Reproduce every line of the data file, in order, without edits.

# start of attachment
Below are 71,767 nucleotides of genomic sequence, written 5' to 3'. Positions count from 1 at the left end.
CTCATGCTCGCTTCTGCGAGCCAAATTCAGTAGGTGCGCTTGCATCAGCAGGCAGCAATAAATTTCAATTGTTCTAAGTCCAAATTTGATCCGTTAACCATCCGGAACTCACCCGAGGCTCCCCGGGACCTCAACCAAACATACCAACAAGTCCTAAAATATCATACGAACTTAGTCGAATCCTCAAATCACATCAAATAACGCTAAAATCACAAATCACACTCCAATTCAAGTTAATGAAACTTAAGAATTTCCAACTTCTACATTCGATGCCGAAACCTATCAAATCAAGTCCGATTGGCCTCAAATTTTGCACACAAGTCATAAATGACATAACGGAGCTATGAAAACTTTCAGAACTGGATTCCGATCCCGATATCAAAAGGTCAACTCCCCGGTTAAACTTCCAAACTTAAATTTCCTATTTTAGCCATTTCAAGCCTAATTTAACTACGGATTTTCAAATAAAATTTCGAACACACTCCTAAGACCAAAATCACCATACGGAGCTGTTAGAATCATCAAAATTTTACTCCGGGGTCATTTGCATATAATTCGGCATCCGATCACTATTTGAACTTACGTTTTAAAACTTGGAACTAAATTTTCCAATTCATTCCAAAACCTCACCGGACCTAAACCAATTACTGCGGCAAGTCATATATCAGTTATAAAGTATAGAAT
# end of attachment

Below are 71,767 nucleotides of genomic sequence, written 5' to 3'. Positions count from 1 at the left end.
CTCATGCTCGCTTCTGCGAGCCAAATTCAGTAGGTGCGCTTGCATCAGCAGGCAGCAATAAATTTCAATTGTTCTAAGTCCAAATTTGATCCGTTAACCATCCGGAACTCACCCGAGGCTCCCCGGGACCTCAACCAAACATACCAACAAGTCCTAAAATATCATACGAACTTAGTCGAATCCTCAAATCACATCAAATAACGCTAAAATCACAAATCACACTCCAATTCAAGTTAATGAAACTTAAGAATTTCCAACTTCTACATTCGATGCCGAAACCTATCAAATCAAGTCCGATTGGCCTCAAATTTTGCACACAAGTCATAAATGACATAACGGAGCTATGAAAACTTTCAGAACTGGATTCCGATCCCGATATCAAAAGGTCAACTCCCCGGTTAAACTTCCAAACTTAAATTTCCTATTTTAGCCATTTCAAGCCTAATTTAACTACGGATTTTCAAATAAAATTTCGAACACACTCCTAAGACCAAAATCACCATACGGAGCTGTTAGAATCATCAAAATTTTACTCCGGGGTCATTTGCATATAATTCGGCATCCGATCACTATTTGAACTTACGTTTTAAAACTTGGAACTAAATTTTCCAATTCATTCCAAAACCTCACCGGACCTAAACCAATTACTGCGGCAAGTCATATATCAGTTATAAAGTATAGAAT